Monday, April 27, 2020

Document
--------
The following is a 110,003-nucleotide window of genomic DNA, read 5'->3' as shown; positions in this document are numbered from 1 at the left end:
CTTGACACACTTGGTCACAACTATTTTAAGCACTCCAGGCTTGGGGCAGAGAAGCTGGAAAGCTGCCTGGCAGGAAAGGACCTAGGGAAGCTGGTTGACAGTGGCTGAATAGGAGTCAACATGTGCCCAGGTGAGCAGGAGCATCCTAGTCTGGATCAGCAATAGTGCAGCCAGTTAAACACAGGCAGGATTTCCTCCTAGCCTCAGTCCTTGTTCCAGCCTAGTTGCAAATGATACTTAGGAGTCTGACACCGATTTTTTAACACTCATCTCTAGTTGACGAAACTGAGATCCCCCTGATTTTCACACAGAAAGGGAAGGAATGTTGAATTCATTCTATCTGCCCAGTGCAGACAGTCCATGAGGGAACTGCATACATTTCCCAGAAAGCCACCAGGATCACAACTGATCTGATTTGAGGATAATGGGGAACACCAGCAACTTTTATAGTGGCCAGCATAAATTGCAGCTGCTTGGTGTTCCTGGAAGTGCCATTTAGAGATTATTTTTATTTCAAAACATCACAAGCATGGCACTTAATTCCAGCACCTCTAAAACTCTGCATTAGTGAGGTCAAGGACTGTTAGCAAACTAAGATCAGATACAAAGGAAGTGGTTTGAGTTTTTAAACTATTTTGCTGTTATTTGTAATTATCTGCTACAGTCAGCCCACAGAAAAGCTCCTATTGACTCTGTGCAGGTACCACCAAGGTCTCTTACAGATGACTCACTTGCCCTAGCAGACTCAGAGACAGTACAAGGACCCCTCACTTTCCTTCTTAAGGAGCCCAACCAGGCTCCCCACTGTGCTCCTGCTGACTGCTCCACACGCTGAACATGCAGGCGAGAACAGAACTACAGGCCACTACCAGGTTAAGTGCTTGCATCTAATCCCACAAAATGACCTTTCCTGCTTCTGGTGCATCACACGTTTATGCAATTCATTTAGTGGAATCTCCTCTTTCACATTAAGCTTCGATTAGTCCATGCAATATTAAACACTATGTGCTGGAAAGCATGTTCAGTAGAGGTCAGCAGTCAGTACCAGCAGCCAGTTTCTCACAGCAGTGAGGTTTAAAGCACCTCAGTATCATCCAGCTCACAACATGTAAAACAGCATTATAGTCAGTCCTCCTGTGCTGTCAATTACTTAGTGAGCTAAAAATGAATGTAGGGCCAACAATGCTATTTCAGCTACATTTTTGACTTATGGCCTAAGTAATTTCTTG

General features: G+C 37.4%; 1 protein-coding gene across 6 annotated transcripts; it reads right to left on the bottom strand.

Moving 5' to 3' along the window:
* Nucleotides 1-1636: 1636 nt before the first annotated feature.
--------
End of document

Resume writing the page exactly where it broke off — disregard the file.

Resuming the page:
The Crucible by Arthur Miller Essay Example